Of course, that works but it's not very elegant is it? I mean, it now means we have to create a new function just for, what could very well be, a localised requirement. There has to be a better solution... and there is! The solution is to use std::bind.

void somefunc(std::vector<int> & v)
{
   std::transform(
      v.begin(),
      v.end(),
      v.begin(),
      std::bind(multiply, 10, _1)
      );
}

What're we're doing here is creating a new function object, that only exists for the duration of that one line of code, that will call multiply passing 10 and the first argument). The result will be a functor that std::transform can call like this:

// where N is any integer value
int result = new_functor(N);

Notice the weird _1 (underscore one) as the 3rd argument to bind? It's called a placeholder and is just that. A placeholder for the argument that the functor still needs. It tells bind that whatever the value of the new functors first argument should be passed as the 2nd value to multiply.

We know it's the 2nd argument because if you look at bind you can thing of the function name as the 0th argument, the 10 as the 1st argument and the _1 and the 2nd argument. If multiply took more arguments, you can also use _2 ... _N as placeholders.

So back to your dispatcher. We need to bind the dispatch function to the executor functor. Now we understand bind a little better let's see how we can do that:

/**
 * @brief Simple dispatch mechanism using std::bind
 */

#include <functional>
#include <string>
#include <map>
#include <iostream>

using namespace std::placeholders; // for _1 .. _N

// Our dispatch map, that maps names to functions with a prototype of void(int)
using dispatch_map = std::map<
   std::string,
   std::function<void(int)>
   >;

// A test dispatch function
bool dispatch_function(int testval)
{
   // just for testing, return true if > 0, else false
   return testval > 0;
}

// Generic dispatch function executor
void executor(std::function<bool(int)> dispfunc, int testval)
{
   // pre-condition: testval must NOT be zero!
   if (0 == testval)
   {
      throw std::runtime_error(
         "dispatch function error: testval cannot be zero");
   }

   // execute dispatch function
   auto ok = dispfunc(testval);

   // post-condition: dispfunc must return true, else error!
   if (!ok)
   {
      throw std::runtime_error(
         "dispatch function error: " + std::to_string(testval));
   }

   // If we get here we've passed all pre and post conditions!
   std::cout << "OK: " + std::to_string(testval) << std::endl;
}

// Dispatcher (normally a class but to keep things simple it's a function)
void dispatch(dispatch_map & dispmap, std::string func_name, int testval)
{
   try
   {
      // find the requested function in the map
      auto itr_func = dispmap.find(func_name);

      // if we didn't find it that's bad..!
      if (itr_func == dispmap.end())
      {
         throw std::runtime_error("unknown dispatch function");
      }

      // Get a reference to the function we are going to execute
      auto & func = itr_func->second;

      // execute the function
      func(testval);
   }
   catch(std::exception const & e)
   {
      // gah, there be dragons!!!
      std::cerr << e.what() << std::endl;
   }
}

int main()
{
   // create a dispatch map
   auto && dispmap = dispatch_map
   {
      // register a dispatch function bound to the executor
      { "my_disp_func", std::bind(executor, dispatch_function, _1) }
   };

   // fire the dispatcher functions
   dispatch(dispmap, "my_disp_func", 1); // will not output an error
   dispatch(dispmap, "my_disp_func", 0); // will output an error
   dispatch(dispmap, "my_disp_func", -1); // will output an error
}
&#91;/code&#93;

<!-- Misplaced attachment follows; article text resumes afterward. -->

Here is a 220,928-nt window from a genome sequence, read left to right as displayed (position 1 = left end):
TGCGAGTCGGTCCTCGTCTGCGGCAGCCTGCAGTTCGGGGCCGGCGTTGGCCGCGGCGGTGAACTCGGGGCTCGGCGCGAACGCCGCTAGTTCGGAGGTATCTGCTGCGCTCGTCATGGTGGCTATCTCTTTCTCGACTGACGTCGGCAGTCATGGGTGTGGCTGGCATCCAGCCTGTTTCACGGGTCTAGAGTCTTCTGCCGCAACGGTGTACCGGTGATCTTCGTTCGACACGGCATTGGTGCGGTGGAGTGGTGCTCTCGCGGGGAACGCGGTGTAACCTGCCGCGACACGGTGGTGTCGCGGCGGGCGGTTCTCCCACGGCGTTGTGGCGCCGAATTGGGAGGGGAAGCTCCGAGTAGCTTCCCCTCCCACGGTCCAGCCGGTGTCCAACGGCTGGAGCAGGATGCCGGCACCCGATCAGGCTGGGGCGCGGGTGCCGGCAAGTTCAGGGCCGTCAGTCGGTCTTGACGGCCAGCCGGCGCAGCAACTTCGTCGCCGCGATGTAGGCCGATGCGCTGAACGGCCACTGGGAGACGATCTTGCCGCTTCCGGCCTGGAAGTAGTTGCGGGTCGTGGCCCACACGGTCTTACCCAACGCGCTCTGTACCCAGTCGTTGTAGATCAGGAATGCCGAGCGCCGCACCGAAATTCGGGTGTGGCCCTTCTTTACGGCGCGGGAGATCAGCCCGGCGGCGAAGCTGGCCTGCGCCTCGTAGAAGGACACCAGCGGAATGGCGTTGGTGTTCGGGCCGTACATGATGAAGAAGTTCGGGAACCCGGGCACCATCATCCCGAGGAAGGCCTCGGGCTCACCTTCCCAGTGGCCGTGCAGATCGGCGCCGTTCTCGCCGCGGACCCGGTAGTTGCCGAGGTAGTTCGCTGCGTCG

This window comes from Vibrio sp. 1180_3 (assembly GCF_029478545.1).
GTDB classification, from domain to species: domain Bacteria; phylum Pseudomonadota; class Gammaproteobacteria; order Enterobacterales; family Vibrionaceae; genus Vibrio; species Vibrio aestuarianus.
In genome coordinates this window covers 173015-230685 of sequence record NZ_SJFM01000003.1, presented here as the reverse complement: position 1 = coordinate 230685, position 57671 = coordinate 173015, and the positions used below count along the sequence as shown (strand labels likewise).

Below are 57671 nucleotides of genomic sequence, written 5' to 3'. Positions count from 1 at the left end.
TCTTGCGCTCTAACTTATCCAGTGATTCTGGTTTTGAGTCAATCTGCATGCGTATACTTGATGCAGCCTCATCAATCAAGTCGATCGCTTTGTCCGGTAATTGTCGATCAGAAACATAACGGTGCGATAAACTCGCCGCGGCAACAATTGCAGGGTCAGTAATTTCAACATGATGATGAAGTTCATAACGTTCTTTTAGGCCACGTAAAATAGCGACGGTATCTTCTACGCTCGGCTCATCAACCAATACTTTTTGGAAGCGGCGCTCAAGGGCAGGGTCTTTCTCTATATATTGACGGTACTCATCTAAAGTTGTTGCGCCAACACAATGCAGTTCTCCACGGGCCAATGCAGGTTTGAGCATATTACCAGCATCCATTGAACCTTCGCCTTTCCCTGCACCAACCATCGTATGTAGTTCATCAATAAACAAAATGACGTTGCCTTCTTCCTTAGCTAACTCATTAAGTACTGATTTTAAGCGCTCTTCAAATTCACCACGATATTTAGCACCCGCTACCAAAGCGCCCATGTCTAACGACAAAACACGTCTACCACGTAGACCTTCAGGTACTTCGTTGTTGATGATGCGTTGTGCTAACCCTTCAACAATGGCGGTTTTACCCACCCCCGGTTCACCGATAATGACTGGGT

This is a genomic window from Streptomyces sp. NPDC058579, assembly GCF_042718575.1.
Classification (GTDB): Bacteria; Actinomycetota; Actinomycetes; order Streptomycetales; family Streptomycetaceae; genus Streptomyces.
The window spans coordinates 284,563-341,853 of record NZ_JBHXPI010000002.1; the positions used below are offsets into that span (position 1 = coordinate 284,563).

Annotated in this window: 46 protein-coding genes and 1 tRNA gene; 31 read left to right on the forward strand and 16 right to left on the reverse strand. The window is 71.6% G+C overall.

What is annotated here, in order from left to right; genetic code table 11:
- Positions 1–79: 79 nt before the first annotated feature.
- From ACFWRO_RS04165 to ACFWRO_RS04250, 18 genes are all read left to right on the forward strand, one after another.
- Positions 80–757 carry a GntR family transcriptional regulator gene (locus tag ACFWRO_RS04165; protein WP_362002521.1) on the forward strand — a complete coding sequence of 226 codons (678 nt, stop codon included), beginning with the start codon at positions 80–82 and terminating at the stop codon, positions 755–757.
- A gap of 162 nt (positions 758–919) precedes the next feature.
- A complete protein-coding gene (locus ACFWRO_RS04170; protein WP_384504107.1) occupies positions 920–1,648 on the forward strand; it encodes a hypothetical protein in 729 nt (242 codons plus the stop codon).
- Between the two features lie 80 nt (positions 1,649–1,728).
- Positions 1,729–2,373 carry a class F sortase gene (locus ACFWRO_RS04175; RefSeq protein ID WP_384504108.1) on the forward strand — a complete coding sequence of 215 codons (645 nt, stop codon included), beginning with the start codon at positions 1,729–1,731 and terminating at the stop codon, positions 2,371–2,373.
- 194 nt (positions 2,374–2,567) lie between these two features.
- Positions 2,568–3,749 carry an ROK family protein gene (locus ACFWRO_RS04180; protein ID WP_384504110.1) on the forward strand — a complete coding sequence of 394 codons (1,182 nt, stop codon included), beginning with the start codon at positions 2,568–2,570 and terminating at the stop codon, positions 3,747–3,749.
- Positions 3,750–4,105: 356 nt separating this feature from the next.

<a href="http://ideone.com/3j5RbR">Edit</a> on Ideone.com

As you can see, we're creating a new dispatch function by binding the real one to the executor and using that to initialise the dispatch map. The executor take care of all error handling for us. Clearly, this is a very simplified example and is not meant to demonstrate the idea way to implement a dispatcher. It's a bear bones example so you can focus on how the bind mechanism works, to create compound function objects.

The bind mechanism is a great tool if you just want to create simple composite functors but it's a little inflexible. For example, if you want to use the output of bind at the input to another bind object, so as to created a <a href="http://www.boost.org/doc/libs/1_55_0/libs/bind/bind.html#nested_binds">nested</a> bind, you'll run into problems. This is because, unlike Boost bind, the std::bind doesn't provide a mechanism to protect agains early evaluation of the bind object.

When you pass the output of one bind object as the input to another std::bind call the nested bind object will be evaluated (run and the result obtained) and that is what will be passed to the inner bind. Sometimes this is exactly what you want but other times you actually want the bind object to be passed into the inner bind without being evaluated, so that it can be evaluated in the nested bind. You can do this with using "boost::protect" Boost bind, but not with std::bind.

I'm aware that this might sound a little like <a href="http://en.wikipedia.org/wiki/Gibberish">gobbledygook</a>, but a little example should make it very clear how the tested bind situation works.

Consider:


#include <boost/bind.hpp>

using boost;

bind(f, bind(g, _1))(x);

Is the same as:

f(g(x));

Whereas:

#include <boost/bind.hpp>
#include <boost/bind/protect.hpp> // not found in C++11

using boost;

bind(f, protect(bind(g, _1)))(x);

Is the same as:

f(bind(g, x));

So, essentially, boost::protect actually "protects" the nested bind from being evaluated before calling f, so the nested bind object rather than the result of calling the nested bind object, which would be the result of g(x), are is to function 'f'.

So, hold on a minute, you can't do this in C++11? Why did they remove this useful feature?

Yes, I agree, on face value it is slightly frustrating as lazy evaluation on nested bind object is very handy; however, do not despair... C++11 had a different trick up its sleeve as we'll see in my next article where we will take a look at lambda expressions.

  • Zbynek Novotny

    Thanks for this info, Ricky. I have dabbled with pre-C++11 function/member function binding methods but those seemed pretty heavy-handed. It’s good that they brought Boost’s bind functionality to the standard. I think I’m going to have to find myself some time to absorb all the new features in C++11. Some of them are pretty neat. Thanks again!